Outdoor Activities and Skin Cancer: What You Need to Know
Exercise has been associated with a lower risk for certain types of cancer, such as breast, colon, and prostate. But skin cancer is a lingering concern for those spending time outside.
People who run, ski, surf, swim, play tennis, cycle, or golf may be at increased risk for skin cancers because of longer and increased exposure to ultraviolet radiation from the sun. These rays can also intensify when reflected off higher altitudes from the snow and off the water. Sweating and water can also cause sunscreens to rub off and be less effective.
As the days grow longer, and the sun’s rays become stronger and more direct, be mindful that outdoor activities can increase your risk of developing skin cancer. Here’s what you need to know:
The facts about skin cancer
Skin cancer is the most common cancer in the United States. According to the Centers for Disease Control and Prevention, approximately one in five Americans will develop skin cancer before age 70.
The three major types of skin cancer are basal cell carcinoma, squamous cell carcinoma, and melanoma. Basal cell and squamous cell carcinomas are the most common. A basal cell carcinoma looks like a small pink or red raised bump on the skin or a flat, scaly patch. Squamous cancer cells usually develop on body parts frequently exposed to the sun, such as the face, neck, ears, lips, and neck. They look like a scaly, reddish, or pink patch, bump, or sore that does not heal.
Melanoma is the third most common skin cancer, is more aggressive, and can spread to other organs. It begins in cells called melanocytes that produce melanin, the pigment that gives skin, hair, and eyes their color. Melanoma usually appears as an irregularly shaped mole or pigmented patch on the skin.
But here’s the good news: Skin cancers, even melanoma, have a very high cure rate when detected and treated early. When caught early, the five-year survival rate for localized melanoma is 99%, according to the National Cancer Institute.
Skin protection for outdoor activities
Columbia dermatologist Alexandra Coromilas, MD, recommends staying vigilant, especially if you spend a lot of time in the sun.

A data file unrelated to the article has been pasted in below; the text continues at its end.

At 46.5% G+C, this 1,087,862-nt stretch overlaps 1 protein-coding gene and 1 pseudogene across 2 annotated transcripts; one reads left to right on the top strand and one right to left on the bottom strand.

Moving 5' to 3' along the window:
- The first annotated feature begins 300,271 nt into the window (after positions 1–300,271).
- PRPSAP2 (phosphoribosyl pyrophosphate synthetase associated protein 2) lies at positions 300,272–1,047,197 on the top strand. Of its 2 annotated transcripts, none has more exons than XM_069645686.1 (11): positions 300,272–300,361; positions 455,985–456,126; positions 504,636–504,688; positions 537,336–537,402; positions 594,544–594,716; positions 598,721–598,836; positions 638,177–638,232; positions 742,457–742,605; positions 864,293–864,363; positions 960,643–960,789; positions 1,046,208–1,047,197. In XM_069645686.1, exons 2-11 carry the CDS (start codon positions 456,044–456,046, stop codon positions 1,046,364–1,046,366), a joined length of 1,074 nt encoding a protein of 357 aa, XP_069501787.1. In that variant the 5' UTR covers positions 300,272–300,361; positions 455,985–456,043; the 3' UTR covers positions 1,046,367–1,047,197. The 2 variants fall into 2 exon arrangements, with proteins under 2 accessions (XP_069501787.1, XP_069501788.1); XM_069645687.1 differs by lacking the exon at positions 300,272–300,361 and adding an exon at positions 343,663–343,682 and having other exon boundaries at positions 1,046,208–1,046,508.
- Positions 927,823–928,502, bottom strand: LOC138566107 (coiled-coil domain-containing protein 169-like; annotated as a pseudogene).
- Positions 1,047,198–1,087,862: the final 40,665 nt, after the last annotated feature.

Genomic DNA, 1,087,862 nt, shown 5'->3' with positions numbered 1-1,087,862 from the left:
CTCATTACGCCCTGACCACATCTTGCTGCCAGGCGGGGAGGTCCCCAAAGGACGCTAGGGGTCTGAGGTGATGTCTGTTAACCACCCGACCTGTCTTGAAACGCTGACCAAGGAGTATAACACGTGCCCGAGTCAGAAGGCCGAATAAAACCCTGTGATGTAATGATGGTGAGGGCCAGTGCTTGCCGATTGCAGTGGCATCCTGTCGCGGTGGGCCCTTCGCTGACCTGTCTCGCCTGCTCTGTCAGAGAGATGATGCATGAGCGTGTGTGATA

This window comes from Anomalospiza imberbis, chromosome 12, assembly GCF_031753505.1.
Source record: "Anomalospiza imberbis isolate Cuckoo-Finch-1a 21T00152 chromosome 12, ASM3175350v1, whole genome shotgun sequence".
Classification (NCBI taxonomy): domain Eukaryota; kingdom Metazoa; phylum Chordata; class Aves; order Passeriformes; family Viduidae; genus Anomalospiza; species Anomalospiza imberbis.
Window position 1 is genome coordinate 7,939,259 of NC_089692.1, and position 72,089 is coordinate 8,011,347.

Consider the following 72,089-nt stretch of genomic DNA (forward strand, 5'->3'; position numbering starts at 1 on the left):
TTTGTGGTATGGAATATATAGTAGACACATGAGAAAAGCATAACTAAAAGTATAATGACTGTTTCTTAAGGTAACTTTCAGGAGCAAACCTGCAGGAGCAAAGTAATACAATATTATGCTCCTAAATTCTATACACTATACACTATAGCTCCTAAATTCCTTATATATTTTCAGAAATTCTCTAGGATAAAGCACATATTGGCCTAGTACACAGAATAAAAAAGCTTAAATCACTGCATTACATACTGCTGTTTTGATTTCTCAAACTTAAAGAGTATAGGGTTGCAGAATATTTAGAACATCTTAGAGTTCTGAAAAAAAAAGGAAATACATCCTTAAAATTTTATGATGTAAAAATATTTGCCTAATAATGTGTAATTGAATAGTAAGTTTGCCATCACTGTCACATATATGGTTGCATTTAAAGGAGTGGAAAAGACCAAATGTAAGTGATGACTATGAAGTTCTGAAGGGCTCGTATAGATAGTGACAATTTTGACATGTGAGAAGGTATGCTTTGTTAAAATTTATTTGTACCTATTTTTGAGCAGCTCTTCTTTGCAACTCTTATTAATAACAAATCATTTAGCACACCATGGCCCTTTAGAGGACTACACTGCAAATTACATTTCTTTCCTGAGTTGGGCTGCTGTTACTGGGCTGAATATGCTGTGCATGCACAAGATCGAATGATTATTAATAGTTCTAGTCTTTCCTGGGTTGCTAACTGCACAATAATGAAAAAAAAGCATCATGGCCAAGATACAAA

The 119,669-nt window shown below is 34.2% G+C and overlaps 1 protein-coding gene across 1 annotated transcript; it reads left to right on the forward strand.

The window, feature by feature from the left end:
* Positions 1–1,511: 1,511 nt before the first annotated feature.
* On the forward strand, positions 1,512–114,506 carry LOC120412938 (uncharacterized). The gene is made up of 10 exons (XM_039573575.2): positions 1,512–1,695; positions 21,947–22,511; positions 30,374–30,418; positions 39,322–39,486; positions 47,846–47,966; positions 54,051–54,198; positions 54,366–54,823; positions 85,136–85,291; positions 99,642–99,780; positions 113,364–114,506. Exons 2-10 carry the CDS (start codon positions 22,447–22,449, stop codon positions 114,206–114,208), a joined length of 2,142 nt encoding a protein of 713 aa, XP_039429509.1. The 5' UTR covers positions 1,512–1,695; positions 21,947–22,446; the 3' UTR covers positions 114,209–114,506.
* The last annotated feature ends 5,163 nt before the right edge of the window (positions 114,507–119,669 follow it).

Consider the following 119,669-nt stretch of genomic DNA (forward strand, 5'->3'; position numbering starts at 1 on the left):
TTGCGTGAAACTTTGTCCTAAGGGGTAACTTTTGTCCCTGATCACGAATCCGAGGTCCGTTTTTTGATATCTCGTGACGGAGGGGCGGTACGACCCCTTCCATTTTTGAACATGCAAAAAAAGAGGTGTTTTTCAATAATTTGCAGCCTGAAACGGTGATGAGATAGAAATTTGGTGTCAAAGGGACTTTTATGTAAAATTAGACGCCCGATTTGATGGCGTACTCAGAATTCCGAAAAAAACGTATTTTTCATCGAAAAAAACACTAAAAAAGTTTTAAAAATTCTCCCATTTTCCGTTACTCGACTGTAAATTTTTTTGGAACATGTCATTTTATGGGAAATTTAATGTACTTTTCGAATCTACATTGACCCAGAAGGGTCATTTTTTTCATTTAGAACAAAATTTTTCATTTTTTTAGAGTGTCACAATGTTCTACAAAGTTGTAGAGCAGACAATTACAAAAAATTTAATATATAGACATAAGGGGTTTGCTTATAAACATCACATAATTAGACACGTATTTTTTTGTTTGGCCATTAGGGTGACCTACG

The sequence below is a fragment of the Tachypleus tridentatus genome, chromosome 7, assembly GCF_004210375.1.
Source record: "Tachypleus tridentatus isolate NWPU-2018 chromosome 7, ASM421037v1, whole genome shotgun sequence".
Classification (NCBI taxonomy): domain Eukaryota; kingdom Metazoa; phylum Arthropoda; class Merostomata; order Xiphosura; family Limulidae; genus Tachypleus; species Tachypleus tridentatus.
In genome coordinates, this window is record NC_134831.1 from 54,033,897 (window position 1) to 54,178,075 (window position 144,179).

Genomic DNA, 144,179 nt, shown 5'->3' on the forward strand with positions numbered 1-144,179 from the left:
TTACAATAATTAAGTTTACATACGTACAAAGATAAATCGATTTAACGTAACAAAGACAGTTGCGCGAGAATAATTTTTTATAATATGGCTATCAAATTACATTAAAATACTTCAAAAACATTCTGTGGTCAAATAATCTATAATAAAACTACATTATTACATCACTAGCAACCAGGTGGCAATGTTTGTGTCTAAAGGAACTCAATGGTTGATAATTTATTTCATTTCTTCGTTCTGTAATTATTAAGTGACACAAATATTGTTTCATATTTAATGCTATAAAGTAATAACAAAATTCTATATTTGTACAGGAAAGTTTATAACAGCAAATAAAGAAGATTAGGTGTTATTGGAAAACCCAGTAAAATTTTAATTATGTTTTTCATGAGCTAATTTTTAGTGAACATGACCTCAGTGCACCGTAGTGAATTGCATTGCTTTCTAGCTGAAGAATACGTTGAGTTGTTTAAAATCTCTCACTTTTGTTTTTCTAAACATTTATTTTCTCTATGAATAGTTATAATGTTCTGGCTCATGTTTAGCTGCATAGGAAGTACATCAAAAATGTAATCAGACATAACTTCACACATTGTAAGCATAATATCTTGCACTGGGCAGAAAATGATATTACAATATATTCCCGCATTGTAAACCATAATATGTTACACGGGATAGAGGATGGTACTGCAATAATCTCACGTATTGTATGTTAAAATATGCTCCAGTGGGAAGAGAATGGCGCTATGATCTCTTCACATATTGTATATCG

“Know your skin’s freckles, lumps, and bumps, and learn to recognize concerning signs, such as any changes in the borders, diameter, or color of your moles, or a new growth that looks distinct or is not healing correctly," she says. "If you see any concerning changes, make an appointment for a skin check, where we will do a complete skin examination."
Although there are no strict guidelines for skin cancer screenings, some people are at higher risk for skin cancer. “If you have a family history of skin cancer, spend a lot of time in the sun, are fair-skinned, have a history of sunburns or tanning bed use, or are on medications that suppress your immune system, then you should consider being screened,” Coromilas says.
During a skin examination, a Columbia dermatologist will check for the following:
- Unevenly shaped moles
- Changes in size, shape, or color of existing moles
- New moles or growths
- Bleeding or itching moles
- A spot or sore that does not heal
- A mole that looks different from others
Coromilas also advises: “When it comes to prevention, try to avoid direct sunlight between 10 a.m. and 4 p.m., wear UV-protective clothing such as long sleeves and hats, and know how to use and apply sunscreen properly.”
The best way to apply sunscreen:
- Apply generously and evenly to all exposed areas of your dry skin.
- Use a water-resistant sunscreen if you plan to be in the water or tend to sweat a lot.
- Apply sunscreen at least 15 minutes before going out in the sun.
- Reapply sunscreen every two to three hours.
- Use a product with broad-spectrum UV protection (UVA and UVB). SPF 30 or higher is recommended.
- Consider selecting a mineral sunscreen with zinc oxide as the main active ingredient.
And, remember, sunscreen can also slow the effects and appearance of aging, so use it for your skin’s health and your vanity as well.
“There are simple steps that reduce your risk of getting skin cancer. Protection and prevention go a long way,” Coromilas says.
Alexandra Coromilas, MD, is a dermatologist at ColumbiaDoctors and assistant professor of dermatology at Columbia University Vagelos College of Physicians and Surgeons. She is board-certified in internal medicine and dermatology and is a fellow of the American Academy of Dermatology.